Thunderforce is Serious Business

It is hard to convey the experience to someone unfamiliar with the concept, but I used to play videogames and then walk around imagining myself from the 2-dimensional sidescrolling angle or the top-down, old-school RPG angle. I’ve talked with some friends about this, and it’s a fairly common phenomenon. You heard a badass video game jam and you wanted to run around, jumping over stuff while humming the song, punching imaginary enemies. You were in the game, son. If you played Shinobi or Thunderforce, this probably happened like every 5 minutes. You probably had parents who kicked your ass on a regular basis because of it. And rightly so. Those were the days…

Thunderforce is a classic side-scrolling space SHMUP (shoot-em-up) series. Thunderforce II, III and IV were all Sega Genesis/Megadrive games and Thunderforce V was on the original Playstation. I remember I borrowed Thunderforce II from a much older kid on my bus in Switzerland when I was 8 or 9, who always had sweet-ass games like Jungle Strike or Sonic 3, but only lent me really ancient games (Thunderforce II came out in the 1980s). It was practically a Genesis launch title. But it was not a bad game, just very hard, especially for a young pecker-wood like myself.

Anyway, Thunderforce II was fine and had some good music, but it was Thunderforce III that really started dominating the grand staff– if you ‘numsayin’. This is the kind of old-school videogame music that really changed my ear. It changed my whole life. I can only imagine what sort of rich internal life these composers led that their day-job as a video-game composer yielded such fruit.

And Thunderforce IV really upped the ante. They started emulating heavy metal guitar sounds on the Genesis which was so. Fucking. Beautiful. Thunderforce IV includes the cult-favorite staff roll music, “Stand Up Against Myself.” I love that title, and I can’t tell if it’s just a poor translation from japanese or if it’s because the original japanese uses some esoteric Kanji that expresses a state of mind that does not translate adequately to english. But often the most charming japanese-to-english translations are the ones that are completely straightforward and show no part of interpretation or cultural transportation/localization on behalf of the translator.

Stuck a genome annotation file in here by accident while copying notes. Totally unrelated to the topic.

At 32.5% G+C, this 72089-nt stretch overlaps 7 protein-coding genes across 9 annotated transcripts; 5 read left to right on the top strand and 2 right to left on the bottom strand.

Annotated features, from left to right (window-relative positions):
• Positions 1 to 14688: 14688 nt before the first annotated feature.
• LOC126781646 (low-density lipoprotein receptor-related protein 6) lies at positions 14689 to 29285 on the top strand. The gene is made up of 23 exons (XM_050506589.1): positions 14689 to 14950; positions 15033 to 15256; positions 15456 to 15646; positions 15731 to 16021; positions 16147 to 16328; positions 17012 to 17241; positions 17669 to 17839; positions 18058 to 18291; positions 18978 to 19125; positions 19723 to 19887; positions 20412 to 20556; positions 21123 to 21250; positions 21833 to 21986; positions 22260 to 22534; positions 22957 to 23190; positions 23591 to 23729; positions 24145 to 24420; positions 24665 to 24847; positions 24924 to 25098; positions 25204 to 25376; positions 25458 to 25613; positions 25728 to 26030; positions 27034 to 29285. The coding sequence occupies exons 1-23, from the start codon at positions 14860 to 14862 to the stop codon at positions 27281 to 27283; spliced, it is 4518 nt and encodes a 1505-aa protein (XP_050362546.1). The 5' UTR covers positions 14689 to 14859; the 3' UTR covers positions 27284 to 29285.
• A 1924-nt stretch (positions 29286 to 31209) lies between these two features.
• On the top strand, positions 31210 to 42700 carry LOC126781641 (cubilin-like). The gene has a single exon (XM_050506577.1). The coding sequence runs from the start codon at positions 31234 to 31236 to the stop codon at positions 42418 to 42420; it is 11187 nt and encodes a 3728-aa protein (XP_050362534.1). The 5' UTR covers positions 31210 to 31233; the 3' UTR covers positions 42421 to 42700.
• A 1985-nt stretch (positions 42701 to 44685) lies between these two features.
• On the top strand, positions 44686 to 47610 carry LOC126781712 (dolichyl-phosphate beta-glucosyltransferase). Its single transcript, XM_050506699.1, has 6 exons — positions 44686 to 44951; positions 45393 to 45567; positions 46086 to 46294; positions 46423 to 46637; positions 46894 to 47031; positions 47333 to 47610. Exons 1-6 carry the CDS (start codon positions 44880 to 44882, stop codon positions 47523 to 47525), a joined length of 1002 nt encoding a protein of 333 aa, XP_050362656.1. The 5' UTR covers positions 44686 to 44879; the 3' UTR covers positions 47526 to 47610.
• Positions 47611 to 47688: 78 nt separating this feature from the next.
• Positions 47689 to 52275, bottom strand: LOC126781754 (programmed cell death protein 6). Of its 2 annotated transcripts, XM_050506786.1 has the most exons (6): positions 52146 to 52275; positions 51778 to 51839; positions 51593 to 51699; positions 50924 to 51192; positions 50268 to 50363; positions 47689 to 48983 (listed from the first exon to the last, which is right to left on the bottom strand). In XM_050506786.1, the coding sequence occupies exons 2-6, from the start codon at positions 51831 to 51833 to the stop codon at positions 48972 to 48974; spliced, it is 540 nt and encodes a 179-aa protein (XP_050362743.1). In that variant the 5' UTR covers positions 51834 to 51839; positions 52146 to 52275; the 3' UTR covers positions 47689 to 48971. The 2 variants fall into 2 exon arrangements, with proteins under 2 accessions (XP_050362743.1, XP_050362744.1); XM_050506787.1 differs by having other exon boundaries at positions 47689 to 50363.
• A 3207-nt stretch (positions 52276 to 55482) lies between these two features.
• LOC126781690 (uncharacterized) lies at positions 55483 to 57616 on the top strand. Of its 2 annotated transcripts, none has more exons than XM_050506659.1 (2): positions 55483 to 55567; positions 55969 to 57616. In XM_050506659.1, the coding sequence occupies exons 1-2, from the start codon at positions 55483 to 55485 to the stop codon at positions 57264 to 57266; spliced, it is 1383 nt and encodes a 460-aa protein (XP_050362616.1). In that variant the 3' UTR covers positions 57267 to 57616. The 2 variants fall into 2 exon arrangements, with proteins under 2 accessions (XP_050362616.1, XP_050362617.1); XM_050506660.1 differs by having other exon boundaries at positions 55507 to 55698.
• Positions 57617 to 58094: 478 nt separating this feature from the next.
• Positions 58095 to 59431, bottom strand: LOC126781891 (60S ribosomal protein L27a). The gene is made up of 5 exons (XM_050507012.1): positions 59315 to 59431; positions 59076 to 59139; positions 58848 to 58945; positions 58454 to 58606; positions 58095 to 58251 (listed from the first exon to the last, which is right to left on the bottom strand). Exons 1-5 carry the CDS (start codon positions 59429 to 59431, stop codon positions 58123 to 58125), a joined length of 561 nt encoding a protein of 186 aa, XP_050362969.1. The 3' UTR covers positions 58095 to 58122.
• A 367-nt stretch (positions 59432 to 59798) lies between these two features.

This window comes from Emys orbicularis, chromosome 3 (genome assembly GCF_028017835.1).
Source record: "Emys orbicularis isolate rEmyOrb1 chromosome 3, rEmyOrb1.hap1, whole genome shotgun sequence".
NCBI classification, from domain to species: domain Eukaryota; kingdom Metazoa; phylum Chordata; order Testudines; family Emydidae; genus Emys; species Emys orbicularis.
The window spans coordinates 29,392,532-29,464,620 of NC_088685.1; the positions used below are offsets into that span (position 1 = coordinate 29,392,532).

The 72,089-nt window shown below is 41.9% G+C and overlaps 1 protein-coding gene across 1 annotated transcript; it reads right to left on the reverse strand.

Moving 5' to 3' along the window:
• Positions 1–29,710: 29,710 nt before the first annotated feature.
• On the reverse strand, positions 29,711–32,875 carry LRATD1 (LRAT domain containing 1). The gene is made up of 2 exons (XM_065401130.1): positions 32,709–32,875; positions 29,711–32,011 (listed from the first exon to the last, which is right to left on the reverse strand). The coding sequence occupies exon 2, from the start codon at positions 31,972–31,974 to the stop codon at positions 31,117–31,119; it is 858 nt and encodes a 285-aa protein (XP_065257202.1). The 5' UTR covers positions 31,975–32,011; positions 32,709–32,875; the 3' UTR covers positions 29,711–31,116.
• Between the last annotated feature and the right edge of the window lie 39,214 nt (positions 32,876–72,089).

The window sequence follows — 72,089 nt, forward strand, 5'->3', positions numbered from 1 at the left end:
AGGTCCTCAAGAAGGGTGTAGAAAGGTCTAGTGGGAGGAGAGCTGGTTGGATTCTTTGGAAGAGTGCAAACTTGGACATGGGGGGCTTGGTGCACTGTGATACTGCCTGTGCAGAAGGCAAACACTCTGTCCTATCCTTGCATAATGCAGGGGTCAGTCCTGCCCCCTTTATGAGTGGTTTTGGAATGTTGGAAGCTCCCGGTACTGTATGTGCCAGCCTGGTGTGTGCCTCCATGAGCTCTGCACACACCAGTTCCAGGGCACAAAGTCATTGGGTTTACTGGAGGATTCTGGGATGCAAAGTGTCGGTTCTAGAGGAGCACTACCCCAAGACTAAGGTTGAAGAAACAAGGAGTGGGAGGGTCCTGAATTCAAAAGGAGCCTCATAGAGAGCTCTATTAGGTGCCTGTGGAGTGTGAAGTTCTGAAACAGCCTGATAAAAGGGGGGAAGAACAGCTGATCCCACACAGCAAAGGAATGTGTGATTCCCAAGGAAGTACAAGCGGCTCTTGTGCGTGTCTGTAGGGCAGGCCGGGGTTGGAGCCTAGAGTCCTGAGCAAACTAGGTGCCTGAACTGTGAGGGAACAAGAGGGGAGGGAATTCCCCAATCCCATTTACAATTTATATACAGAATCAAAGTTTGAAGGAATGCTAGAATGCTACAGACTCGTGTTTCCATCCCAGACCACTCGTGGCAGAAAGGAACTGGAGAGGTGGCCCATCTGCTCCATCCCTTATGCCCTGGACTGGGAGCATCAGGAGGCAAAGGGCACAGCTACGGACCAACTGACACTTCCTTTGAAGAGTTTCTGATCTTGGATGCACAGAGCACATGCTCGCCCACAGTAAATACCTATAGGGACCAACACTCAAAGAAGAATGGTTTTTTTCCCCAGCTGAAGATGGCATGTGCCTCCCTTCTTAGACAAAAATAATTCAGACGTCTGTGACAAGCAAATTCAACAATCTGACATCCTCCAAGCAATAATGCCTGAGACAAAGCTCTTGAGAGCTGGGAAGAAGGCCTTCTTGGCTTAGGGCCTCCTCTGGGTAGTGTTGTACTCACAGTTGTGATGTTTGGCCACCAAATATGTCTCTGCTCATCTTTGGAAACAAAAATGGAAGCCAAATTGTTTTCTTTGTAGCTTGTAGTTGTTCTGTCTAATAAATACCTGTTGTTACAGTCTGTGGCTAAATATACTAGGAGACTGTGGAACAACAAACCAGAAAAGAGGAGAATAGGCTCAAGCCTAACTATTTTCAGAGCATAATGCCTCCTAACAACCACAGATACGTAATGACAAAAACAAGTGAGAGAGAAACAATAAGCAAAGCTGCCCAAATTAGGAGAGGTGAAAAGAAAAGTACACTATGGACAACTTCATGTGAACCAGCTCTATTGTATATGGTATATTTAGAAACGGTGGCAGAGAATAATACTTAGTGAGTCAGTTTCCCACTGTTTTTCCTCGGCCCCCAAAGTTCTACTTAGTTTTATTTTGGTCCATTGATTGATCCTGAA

Examples: Exile’s “For Muscle” and “The Cathedoral,” or “His Behavior Inspired Us With Distrust” from Thunderforce III. It seems the older the games were, the more interesting the localization. Phantasy Star II has titles like “Excite Town” or “Death Place.” Outrun even has a song called, “Magical Sound Shower.”

This is understandable, as videogames now are serious business and have huge localization teams. There’s no time for fun and games anymore, and especially not humor. But honestly, I find it endearing more than anything else, because it really spoke to me as a kid and seemed to be a more creative way of using language because the choice of vocabulary and grammar was so limited to the translators, just like my own situation at the time. Old localization teams were tiny, often one or two people. Sometimes it was translated in Japan. The credits to Castlevania 1 are great.

I’m leaving y’all with some essential Thunderforce music. I’ve seen the whole soundtracks posted in forums and the soundtracks are not hard to rip from Genesis sound files with Winamp conversion plug-ins. Thunderforce V is another story altogether – it’s in stereo and the soundtrack takes it a step further and is just hardcore Shrapnel shred. Think Tony Macalpine or Jason Becker fighting for the good of the universe.

Thunderforce games are no joke either. They’re not as drawn out as Gradius or Ikaruga, but way more stuff comes at you at once, and faster. TF IV and V probably tie closely as the best ones. I’m probably going to pick up V this month.

Thunder Force III – Seiren
Thunderforce IV – Attack Sharply
Thunderforce IV – Stand Up Against Myself


~ by chaosrexmachinae on July 11, 2007.

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